Friday, October 05, 2018

Directed Evolution Via Phage Display


thescientist |  Caltech’s Frances Arnold, who advanced a technique called directed evolution to shape the function of enzymes, has received the Nobel Prize in Chemistry today (October 3). She shares the honor with George Smith, now emeritus professor of the University of Missouri, and Gregory Winter, emeritus group leader at the Medical Research Council Laboratory of Molecular Biology (LMB) in Cambridge, UK. Smith and Winter are both recognized for their work on a lab technique known as phage display in the directed evolution of new proteins—in particular, for the production of antibody therapeutics.

“I’d like to congratulate this year’s laureates for their tremendous breakthrough work in using chemistry to speed nature's own processes,” Peter Dourhout, president of the American Chemical Society, says in a statement. “The breakthroughs from these researchers enable that to occur thousands of times faster than nature to improve medicines, fuels and other products. This is truly directed evolution using chemistry.”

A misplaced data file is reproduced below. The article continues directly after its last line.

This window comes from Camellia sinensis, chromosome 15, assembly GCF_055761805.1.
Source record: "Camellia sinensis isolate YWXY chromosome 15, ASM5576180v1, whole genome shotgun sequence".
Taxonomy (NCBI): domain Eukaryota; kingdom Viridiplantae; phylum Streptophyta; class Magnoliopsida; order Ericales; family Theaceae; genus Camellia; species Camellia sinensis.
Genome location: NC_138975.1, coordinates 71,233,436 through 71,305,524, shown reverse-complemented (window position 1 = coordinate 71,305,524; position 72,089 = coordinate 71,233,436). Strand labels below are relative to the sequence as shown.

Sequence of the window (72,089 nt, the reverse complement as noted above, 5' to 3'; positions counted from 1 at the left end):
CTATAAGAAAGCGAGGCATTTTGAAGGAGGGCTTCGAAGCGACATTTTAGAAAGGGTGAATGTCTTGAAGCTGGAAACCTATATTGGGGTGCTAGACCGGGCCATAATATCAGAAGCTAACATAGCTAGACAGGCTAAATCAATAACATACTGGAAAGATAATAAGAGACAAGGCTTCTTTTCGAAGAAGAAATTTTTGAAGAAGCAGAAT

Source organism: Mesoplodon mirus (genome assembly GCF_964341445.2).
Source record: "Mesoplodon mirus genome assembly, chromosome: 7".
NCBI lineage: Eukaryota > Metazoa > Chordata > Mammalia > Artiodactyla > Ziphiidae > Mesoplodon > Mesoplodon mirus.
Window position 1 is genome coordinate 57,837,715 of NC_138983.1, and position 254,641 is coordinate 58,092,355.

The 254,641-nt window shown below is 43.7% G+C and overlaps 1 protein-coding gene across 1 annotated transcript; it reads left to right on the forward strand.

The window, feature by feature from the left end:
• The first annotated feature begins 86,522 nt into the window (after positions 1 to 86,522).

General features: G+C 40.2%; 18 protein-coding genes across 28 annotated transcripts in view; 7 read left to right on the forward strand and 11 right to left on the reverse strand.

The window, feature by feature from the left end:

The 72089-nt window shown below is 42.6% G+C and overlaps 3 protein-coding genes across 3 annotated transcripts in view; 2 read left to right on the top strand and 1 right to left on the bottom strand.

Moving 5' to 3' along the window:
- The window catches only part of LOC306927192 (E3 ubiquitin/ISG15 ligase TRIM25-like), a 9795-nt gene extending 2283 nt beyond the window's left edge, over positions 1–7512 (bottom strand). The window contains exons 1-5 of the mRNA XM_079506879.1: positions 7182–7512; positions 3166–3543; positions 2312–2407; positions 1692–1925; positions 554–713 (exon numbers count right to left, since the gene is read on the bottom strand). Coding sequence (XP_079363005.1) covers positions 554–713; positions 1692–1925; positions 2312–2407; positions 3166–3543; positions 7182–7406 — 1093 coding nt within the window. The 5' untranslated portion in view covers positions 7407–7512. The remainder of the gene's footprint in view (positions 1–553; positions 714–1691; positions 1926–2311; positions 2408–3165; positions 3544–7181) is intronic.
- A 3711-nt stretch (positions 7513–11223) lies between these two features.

First reported by Smith in 1985, phage display involves the introduction of foreign DNA coding for a protein, such as an antibody, into a bacteriophage—a virus that infects bacteria. That protein is then displayed on the surface of the phage. Researchers can use these protein-displaying phages to screen for interactions with other proteins, DNA sequences, and small molecules. 

Speaking to the Associated Press this morning, Smith emphasized the role of others’ work in his achievement. “Very few research breakthroughs are novel,” he says. “Virtually all of them build on what went before. . . . That was certainly the case with my work.”

Winter, who cofounded the biotech company Cambridge Antibody Technology in 1989, developed the technique for the purpose of finding novel therapeutics. In 1993, his research group used phage display to successfully isolate fragments of human antibodies that could bind specific antigens. The genes for these fragments could be expressed in bacteria, the team reported, and could offer a “promising alternative” to mouse-based methods for the “production of antibodies against cell surface molecules.”

In 2002, adalimumab (Humira), a therapeutic produced by this approach, was approved by European and US regulators for the treatment of rheumatoid arthritis. Speaking in 2006, Winter called the approval “the sort of thing I’m most proud of.” The technique has since been used to isolate molecules against autoimmune diseases, multiple cancers, and bacteria such as Bacillus anthracis—the cause of anthrax.